The one essential and transformative influence in politics was articulated by Jesus Christ. Before his time, and long after, as his precepts were slowly and gradually introduced into the institutions of the West, there was no concept of limited government, as never before had any state or empire other than that of the Hebrews recognized an overarching, higher authority which limited earthly governance.
But, as Lord Acton pointed out in his great essay, The History of Freedom in Antiquity, "when Christ said,‘Render unto Caesar the things that are Caesar’s, and unto God the things that are God’s,' those words, spoken on His last visit to the Temple, three days before His death, gave to the civil power, under the protection of conscience, a sacredness it had never enjoyed, and bounds it had never acknowledged; and they were the repudiation of absolutism and the inauguration of Freedom. For our Lord not only delivered the precept, but created the force to execute it. To maintain the necessary immunity in one supreme sphere, to reduce all political authority within defined limits, ceased to be an aspiration of patient reasoners [such as the Greeks],and was made the perpetual charge and care of the most energetic institution and the most universal association in the world [the Church]. The new law, the new spirit, the new authority, gave to Liberty a meaning and a value it had not possessed in the philosophy or in the constitution of Greece or Rome, before the knowledge of the Truth that makes us free.”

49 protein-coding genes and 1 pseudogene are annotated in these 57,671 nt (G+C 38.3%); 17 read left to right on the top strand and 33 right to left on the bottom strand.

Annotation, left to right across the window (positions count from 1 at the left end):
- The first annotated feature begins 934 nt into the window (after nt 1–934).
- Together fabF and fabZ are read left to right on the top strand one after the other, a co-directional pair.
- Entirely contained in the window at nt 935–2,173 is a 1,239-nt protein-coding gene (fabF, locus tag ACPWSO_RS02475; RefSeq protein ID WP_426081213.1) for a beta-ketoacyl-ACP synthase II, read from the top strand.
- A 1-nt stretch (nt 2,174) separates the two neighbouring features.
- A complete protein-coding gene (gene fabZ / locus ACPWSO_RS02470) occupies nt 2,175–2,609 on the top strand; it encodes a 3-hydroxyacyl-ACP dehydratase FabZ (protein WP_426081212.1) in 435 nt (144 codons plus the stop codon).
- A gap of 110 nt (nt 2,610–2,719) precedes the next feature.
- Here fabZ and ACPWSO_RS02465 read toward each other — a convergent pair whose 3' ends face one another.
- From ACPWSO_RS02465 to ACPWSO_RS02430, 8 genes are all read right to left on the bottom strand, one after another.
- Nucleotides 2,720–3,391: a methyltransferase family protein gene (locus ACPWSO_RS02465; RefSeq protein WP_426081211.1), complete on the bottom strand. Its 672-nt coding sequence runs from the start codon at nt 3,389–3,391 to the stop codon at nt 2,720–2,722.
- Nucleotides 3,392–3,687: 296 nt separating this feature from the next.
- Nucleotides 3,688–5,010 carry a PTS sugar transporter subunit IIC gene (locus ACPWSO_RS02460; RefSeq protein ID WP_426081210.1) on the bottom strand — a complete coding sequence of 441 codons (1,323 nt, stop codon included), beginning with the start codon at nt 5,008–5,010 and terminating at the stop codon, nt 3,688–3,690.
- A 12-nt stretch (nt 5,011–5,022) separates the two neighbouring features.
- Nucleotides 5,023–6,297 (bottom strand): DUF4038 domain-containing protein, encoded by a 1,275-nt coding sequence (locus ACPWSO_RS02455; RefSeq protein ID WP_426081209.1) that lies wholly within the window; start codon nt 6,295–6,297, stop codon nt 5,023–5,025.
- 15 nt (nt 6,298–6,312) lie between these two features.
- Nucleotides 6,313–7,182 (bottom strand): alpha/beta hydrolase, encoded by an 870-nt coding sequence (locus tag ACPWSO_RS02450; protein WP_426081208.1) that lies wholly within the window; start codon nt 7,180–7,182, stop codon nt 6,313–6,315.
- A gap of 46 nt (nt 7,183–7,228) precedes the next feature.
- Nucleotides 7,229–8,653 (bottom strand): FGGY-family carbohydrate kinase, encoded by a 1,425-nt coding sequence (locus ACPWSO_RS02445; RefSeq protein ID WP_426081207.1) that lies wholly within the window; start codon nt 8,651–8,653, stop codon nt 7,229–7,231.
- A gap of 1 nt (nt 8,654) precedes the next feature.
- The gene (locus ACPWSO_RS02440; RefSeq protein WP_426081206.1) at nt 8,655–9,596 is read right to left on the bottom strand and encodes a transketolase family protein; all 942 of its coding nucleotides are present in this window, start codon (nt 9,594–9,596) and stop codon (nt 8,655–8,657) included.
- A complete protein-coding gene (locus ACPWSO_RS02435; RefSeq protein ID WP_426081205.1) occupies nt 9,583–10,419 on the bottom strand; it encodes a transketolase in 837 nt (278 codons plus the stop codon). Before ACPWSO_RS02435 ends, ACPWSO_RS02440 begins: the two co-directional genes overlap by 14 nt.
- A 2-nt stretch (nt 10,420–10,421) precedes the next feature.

The limitations and boundaries of the state, previously limitless and onerously exacting, including in the matter of taxation, were articulated in that one phrase: “Render to Caesar what is Caesar’s and to God what is God’s.”
From that time on, the war against the all consuming power of the state to take whatever it wished from its citizens, was commenced and has been fought over centuries.
That war continues to this day, and is currently expressed by the revitalization of the Right—not the Left, which sees the state in antique, pre-Christian terms as limitless; in fact, as a god unto itself who attributes to itself the divine attributes of omniscience, omnipresence and omnipotence.